Tyson Timbs won his Supreme Court case in February, but he still doesn't have his Land Rover.
"I want my truck back, I've always wanted it back," says Timbs, whose Land Rover was seized by police in Indiana. They took it after he was arrested for selling a small amount of heroin to undercover cops; he served a period of house arrest and probation for the drug crime, punishments he accepted.
But Timbs never accepted that police were also entitled to his $42,000 vehicle, which he'd bought with proceeds from an insurance settlement.
"I thought it was kind of ridiculous that they could take my vehicle so easily," he says.
And yet this kind of confiscation is common. Called "civil asset forfeiture," it was developed as a law enforcement tactic in the drug war of the 1980s. Authorities use the lower standard of proof of civil law to take property — usually cars or cash — based on the suspicion it's associated with crime. In Timbs' case, police suspected he'd used the Land Rover to transport heroin. Since the tactic was developed, billions of dollars of assets have been seized this way.
Policing for profit
The technique attracts the ire of activists on the left and right, and occasionally it bursts into public view after especially egregious seizures.
One of the most visible opponents of civil asset forfeiture is a libertarian-leaning non-profit called the Institute for Justice. It has argued for years that the billions of dollars in forfeited property amounts to a system of "Policing for Profit." They took on Timbs' case, arguing that the seizure of the truck constituted an "excessive fine," in violation of the Eighth Amendment of the U.S. Constitution.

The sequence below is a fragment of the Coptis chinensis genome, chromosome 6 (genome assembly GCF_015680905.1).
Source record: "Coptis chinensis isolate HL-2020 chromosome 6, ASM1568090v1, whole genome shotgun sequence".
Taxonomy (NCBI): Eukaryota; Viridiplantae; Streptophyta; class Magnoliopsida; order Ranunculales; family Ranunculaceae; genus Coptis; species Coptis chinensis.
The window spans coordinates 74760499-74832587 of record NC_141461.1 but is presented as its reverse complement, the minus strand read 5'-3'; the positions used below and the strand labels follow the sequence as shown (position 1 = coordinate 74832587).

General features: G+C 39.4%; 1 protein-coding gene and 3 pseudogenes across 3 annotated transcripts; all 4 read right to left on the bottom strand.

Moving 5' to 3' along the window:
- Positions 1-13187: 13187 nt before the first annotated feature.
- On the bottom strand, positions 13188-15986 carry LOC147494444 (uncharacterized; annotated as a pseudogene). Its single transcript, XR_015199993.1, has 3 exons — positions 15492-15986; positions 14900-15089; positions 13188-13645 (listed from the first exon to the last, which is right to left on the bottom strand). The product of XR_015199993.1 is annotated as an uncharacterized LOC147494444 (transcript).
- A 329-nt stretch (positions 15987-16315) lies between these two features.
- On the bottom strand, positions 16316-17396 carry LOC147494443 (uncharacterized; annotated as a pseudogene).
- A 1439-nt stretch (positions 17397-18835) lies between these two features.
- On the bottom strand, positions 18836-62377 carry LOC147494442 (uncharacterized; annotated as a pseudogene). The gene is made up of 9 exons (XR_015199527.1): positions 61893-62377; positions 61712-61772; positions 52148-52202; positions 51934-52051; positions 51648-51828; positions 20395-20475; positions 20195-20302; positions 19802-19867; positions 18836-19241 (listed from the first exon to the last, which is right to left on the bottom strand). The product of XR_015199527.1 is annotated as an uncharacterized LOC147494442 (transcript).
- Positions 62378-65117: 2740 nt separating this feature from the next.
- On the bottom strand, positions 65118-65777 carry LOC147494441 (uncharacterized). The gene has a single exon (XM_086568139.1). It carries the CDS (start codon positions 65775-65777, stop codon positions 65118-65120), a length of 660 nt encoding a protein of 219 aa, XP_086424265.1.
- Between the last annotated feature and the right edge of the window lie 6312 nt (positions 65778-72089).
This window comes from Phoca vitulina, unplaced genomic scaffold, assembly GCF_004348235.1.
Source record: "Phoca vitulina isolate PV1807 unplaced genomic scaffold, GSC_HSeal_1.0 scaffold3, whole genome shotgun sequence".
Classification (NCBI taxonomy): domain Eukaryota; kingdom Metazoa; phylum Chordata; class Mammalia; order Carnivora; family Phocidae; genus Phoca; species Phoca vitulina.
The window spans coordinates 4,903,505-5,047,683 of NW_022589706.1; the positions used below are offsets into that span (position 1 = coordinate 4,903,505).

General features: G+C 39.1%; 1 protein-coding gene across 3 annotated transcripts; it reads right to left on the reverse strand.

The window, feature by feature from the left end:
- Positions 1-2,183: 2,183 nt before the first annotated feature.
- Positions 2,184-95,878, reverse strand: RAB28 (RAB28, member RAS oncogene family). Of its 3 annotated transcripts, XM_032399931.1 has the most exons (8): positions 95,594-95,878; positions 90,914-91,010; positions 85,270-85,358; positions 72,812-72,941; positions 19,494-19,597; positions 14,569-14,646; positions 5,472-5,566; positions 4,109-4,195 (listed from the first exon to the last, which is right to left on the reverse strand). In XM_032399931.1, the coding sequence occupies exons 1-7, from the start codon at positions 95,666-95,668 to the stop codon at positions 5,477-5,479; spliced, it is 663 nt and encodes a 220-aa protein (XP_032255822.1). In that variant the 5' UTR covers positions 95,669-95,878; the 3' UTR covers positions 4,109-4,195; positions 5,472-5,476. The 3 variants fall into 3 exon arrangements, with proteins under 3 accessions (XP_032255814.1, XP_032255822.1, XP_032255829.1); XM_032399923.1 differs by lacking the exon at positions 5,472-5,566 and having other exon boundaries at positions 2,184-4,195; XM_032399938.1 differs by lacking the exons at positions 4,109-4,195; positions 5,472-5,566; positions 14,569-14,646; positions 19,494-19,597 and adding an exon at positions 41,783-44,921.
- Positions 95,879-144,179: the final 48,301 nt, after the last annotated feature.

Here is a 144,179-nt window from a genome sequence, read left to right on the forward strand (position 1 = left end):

During arguments last October, the justices seemed to agree that something is out of whack with forfeitures.
"If we look at these forfeitures that are occurring today," Justice Sonia Sotomayor said, "many of them seem grossly disproportionate to the crimes being charged."
In February, the court ruled unanimously in Timbs' favor. But the victory was a narrow one.
What constitutes an "excessive fine?"
"It's a landmark ruling because it made clear that the states have to comply with the excessive fines clause" of the Bill of Rights, says Wesley Hottot, the Institute for Justice lawyer who argued the case. But what's still undetermined is what constitutes an "excessive fine."
"I do think it will result in a case-by-case development of where the line is," Hottot says. "How much property can the government take from a person in connection with a crime? Can they take your car? Maybe. Can they take your cash? Maybe.... We don't know the answers to those important questions yet."
Lisa Soronen is executive director of the State and Local Legal Center, which took Indiana's side in the case. She also believes the Timbs case is just the beginning of a longer process — she says it's a legal "skeleton."
"But there's no meat on the bones! And the meat will be when the Supreme Court defines what 'excessive' is," Soronen says. "We're just not there yet."